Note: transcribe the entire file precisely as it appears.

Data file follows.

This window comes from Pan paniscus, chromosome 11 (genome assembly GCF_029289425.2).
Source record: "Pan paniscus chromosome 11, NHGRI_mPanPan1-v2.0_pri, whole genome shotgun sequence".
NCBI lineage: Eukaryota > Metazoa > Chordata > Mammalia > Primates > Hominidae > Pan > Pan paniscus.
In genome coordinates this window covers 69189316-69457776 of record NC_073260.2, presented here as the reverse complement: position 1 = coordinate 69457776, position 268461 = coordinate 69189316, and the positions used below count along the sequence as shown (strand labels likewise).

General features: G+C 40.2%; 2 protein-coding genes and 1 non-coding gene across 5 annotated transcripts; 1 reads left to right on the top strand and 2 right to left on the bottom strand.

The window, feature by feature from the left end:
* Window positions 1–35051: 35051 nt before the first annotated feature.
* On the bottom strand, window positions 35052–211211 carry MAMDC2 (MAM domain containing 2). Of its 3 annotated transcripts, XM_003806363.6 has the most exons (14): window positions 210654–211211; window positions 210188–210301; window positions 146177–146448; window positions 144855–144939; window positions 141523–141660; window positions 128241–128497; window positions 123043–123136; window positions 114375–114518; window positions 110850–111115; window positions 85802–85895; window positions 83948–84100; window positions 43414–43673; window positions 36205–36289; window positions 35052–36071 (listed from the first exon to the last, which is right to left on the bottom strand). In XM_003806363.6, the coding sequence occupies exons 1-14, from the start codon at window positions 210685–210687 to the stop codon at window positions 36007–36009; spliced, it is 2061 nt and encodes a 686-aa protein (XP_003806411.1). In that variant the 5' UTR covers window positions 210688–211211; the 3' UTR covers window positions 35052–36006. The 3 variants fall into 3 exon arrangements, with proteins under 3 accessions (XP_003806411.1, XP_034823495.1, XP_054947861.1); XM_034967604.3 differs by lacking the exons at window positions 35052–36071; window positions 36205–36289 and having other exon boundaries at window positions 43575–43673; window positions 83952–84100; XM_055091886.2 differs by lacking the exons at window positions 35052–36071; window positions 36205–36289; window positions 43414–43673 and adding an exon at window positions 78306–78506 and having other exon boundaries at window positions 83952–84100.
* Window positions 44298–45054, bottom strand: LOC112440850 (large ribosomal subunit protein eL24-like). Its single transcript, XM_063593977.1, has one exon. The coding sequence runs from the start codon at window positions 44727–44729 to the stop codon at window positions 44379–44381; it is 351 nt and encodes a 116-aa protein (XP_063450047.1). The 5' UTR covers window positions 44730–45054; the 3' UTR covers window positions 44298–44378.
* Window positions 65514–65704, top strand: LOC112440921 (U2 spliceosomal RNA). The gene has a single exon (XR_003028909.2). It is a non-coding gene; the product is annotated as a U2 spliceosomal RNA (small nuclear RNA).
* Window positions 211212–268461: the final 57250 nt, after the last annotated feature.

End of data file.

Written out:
This window comes from Pan paniscus, chromosome 11 (genome assembly GCF_029289425.2).
Source record: "Pan paniscus chromosome 11, NHGRI_mPanPan1-v2.0_pri, whole genome shotgun sequence".
NCBI lineage: Eukaryota > Metazoa > Chordata > Mammalia > Primates > Hominidae > Pan > Pan paniscus.
In genome coordinates this window covers 69189316-69457776 of record NC_073260.2, presented here as the reverse complement: position 1 = coordinate 69457776, position 268461 = coordinate 69189316, and the positions used below count along the sequence as shown (strand labels likewise).

General features: G+C 40.2%; 2 protein-coding genes and 1 non-coding gene across 5 annotated transcripts; 1 reads left to right on the top strand and 2 right to left on the bottom strand.

The window, feature by feature from the left end:
* Window positions 1–35051: 35051 nt before the first annotated feature.
* On the bottom strand, window positions 35052–211211 carry MAMDC2 (MAM domain containing 2). Of its 3 annotated transcripts, XM_003806363.6 has the most exons (14): window positions 210654–211211; window positions 210188–210301; window positions 146177–146448; window positions 144855–144939; window positions 141523–141660; window positions 128241–128497; window positions 123043–123136; window positions 114375–114518; window positions 110850–111115; window positions 85802–85895; window positions 83948–84100; window positions 43414–43673; window positions 36205–36289; window positions 35052–36071 (listed from the first exon to the last, which is right to left on the bottom strand). In XM_003806363.6, the coding sequence occupies exons 1-14, from the start codon at window positions 210685–210687 to the stop codon at window positions 36007–36009; spliced, it is 2061 nt and encodes a 686-aa protein (XP_003806411.1). In that variant the 5' UTR covers window positions 210688–211211; the 3' UTR covers window positions 35052–36006. The 3 variants fall into 3 exon arrangements, with proteins under 3 accessions (XP_003806411.1, XP_034823495.1, XP_054947861.1); XM_034967604.3 differs by lacking the exons at window positions 35052–36071; window positions 36205–36289 and having other exon boundaries at window positions 43575–43673; window positions 83952–84100; XM_055091886.2 differs by lacking the exons at window positions 35052–36071; window positions 36205–36289; window positions 43414–43673 and adding an exon at window positions 78306–78506 and having other exon boundaries at window positions 83952–84100.
* Window positions 44298–45054, bottom strand: LOC112440850 (large ribosomal subunit protein eL24-like). Its single transcript, XM_063593977.1, has one exon. The coding sequence runs from the start codon at window positions 44727–44729 to the stop codon at window positions 44379–44381; it is 351 nt and encodes a 116-aa protein (XP_063450047.1). The 5' UTR covers window positions 44730–45054; the 3' UTR covers window positions 44298–44378.
* Window positions 65514–65704, top strand: LOC112440921 (U2 spliceosomal RNA). The gene has a single exon (XR_003028909.2). It is a non-coding gene; the product is annotated as a U2 spliceosomal RNA (small nuclear RNA).
* Window positions 211212–268461: the final 57250 nt, after the last annotated feature.